# cd /mnt/cdrom/texlive2004
# sh

The installer runs in a shell window, so it can be done even from headless systems (those with no X Window client), but it does need to be installed as root if you want to stick with the default directory locations or install it system-wide for multiple users. To install, just type the commands shown above.

The options are mostly self-explanatory, and beginners should pick the recommended scheme and leave all other settings at their defaults. The character-driven interface lets you browse around the settings changing things and looking at options before you commit to installing anything.

Figure 1.2The Unix installation program
==================> TeX Live installation procedure <=================

===> Note: Letters/digits in <angle brackets> indicate menu items <===
===>       for commands or configurable options                   <===

    Proposed platform: Intel x86 with GNU/Linux
    <P> over-ride system detection and choose platform
    <B> binary systems:         1 out of 10
    <S> Installation scheme (scheme_recommended)
    [customizing installation scheme:
       <C> standard collections   <L> language collections]
    20 out of 75, disk space required: 246857 kB
    <D> directories:
      TEXDIR      (The main TeX directory)        : /usr/TeX
      TEXMFLOCAL  (Directory for local styles etc): /usr/TeX/texmf-local
      VARTEXMF    (Directory for local config)    : /usr/TeX/texmf-var
    <O> options:
       [ ] alternate directory for generated fonts ()
       [ ] create symlinks in standard directories
       [ ] do not install macro/font doc tree
       [ ] do not install macro/font source tree
    <R> do not install files, set up to run off CD or DVD
    <I> start installation
    <H> help,  <Q> quit

Enter command:

‘Collections’ (the C and L options) are groups of LATEX packages that you can include or exclude. It's best to leave this alone unless you know you need something specific. The only options I sometimes set are under O: the ‘alternate directory for generated fonts’ may need to be on a different partition for performance reasons on a shared system; and I always select ‘create symlinks in standard directories’ so that the system works immediately after the post-installation configuration (after installation, run texconfig to adjust your local settings.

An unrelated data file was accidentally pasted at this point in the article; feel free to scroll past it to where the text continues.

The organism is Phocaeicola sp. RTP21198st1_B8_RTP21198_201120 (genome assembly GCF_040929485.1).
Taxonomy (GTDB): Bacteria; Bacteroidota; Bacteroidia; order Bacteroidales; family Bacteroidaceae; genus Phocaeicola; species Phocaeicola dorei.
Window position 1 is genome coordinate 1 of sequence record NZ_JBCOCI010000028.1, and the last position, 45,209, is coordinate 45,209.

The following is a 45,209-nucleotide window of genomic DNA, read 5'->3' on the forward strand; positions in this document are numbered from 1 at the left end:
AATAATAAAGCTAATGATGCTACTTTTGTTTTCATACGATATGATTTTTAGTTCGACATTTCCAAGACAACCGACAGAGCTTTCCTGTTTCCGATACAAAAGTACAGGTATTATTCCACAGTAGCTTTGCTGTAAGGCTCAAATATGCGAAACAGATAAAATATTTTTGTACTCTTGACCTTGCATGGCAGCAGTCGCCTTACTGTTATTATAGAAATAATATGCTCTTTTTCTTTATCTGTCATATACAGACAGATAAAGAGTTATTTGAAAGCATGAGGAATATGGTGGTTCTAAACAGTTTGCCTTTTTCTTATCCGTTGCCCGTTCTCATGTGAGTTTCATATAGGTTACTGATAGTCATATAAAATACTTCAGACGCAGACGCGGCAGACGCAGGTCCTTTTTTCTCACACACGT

Note that the Linux/Unix installation does not install any editors: it is assumed you can do this yourself from your distribution's standard package system (most likely you will already be using Emacs or vi anyway).

ToC1.3 Installation for Apple Mac

This is exactly the same interface as for the Linux/Unix installation. You need the bash shell (see the warning in the manual for users of older systems).

There is a choice of graphical editors for the Mac: two are included on the DVD, TEXShop and ITEXMac, but they need to be installed separately, after installing TEX.

ToC1.4 Installation for Microsoft Windows

Before you install TEX, make sure you have enough disk space: the default installation takes about 350Mb on a modern filesystem. The installation assumes you have a fully updated version of Windows, so visit the Microsoft Web site first ( and click on Windows Update. Select and install all the relevant updates for your operating system (Windows 95, 98, ME, 2000, NT, or XP). You should be doing this regularly anyway, to keep your system healthy. You may want to run ScanDisk and give your hard disks a full surface check. TEX consists of a very large number of quite small files, so it's important that your disk is in good order.

When you insert the distribution DVD or CD, it should start the setup program automatically. If you have auto-run turned off, open My Computer, double-click on the DVD or CD drive, and then double-click Autorun to start the setup program.1

  1. Some builds of Windows seem to have a bug that stops Autorun starting the installation. In that case (for the TEX Collection 2004 DVD) double-click Setup.exe instead, or (for the TEX Collection 2003 CD) go to the tpm folder and double-click on TeXSetup.exe.

ToC1.4.1 proTEXt (TEX Collection 2004)

For proTEXt from the TEX Collection DVD, follow the instructions in the PDF documentation which opens automatically when you start the setup.

The documentation contains links (in large blue type) that you click on in sequence to run the installation process. (This is actually very good: everything worked first time when I did it on XP.) Basically, you need to install aMIKTEX; beither WinEdt (with or without some of its add-ons) or TEXnicCenter; and cGhostScript and GSview.

!!!You only need to install items step 3 to step 5 if you install WinEdt.

  1. Install MIKTEX

    proTEXt uses the MIKTEX distribution as its core, a long-established and popular distribution for Windows.

  2. Install WinEdt

    This is optional: it's a good editor, especially for the heavy user of a MIKTEX-based system. This is a free month's trial — after that it reminds you to cough up and register.

  3. Install the WinEdt New LATEX Document Interface

    Optional again, and only applicable if you installed WinEdt anyway. It lets you save commonly-used document settings for use in other documents of the same type.